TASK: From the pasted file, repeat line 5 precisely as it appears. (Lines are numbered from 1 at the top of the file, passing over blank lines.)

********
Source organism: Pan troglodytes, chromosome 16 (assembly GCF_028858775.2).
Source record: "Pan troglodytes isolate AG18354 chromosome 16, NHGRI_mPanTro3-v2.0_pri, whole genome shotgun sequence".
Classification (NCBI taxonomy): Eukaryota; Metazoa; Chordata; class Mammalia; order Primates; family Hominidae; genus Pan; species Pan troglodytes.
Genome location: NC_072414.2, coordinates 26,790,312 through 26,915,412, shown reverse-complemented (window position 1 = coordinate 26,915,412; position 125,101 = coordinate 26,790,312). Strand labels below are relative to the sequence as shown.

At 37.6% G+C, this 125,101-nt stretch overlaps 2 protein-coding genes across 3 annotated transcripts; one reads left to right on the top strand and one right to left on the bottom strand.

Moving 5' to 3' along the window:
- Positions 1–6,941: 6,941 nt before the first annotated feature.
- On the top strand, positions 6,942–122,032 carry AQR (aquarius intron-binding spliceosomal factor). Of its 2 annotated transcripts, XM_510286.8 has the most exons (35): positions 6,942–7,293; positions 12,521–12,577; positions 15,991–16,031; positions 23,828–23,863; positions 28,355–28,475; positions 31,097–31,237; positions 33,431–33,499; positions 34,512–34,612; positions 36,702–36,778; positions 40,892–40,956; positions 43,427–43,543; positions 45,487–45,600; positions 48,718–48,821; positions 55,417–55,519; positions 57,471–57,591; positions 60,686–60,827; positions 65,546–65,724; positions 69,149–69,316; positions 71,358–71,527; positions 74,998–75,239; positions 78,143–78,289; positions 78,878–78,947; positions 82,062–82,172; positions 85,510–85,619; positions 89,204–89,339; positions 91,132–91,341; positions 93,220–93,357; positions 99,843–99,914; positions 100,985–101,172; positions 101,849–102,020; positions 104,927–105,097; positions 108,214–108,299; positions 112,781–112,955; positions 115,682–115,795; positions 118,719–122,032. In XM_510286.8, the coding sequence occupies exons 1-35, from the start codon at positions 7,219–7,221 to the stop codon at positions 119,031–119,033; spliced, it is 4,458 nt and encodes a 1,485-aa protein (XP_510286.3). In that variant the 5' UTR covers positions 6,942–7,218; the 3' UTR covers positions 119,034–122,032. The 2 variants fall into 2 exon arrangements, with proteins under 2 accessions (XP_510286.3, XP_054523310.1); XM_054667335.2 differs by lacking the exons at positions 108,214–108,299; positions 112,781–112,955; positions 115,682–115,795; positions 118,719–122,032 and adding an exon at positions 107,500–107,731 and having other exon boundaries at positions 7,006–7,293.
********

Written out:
At 37.6% G+C, this 125,101-nt stretch overlaps 2 protein-coding genes across 3 annotated transcripts; one reads left to right on the top strand and one right to left on the bottom strand.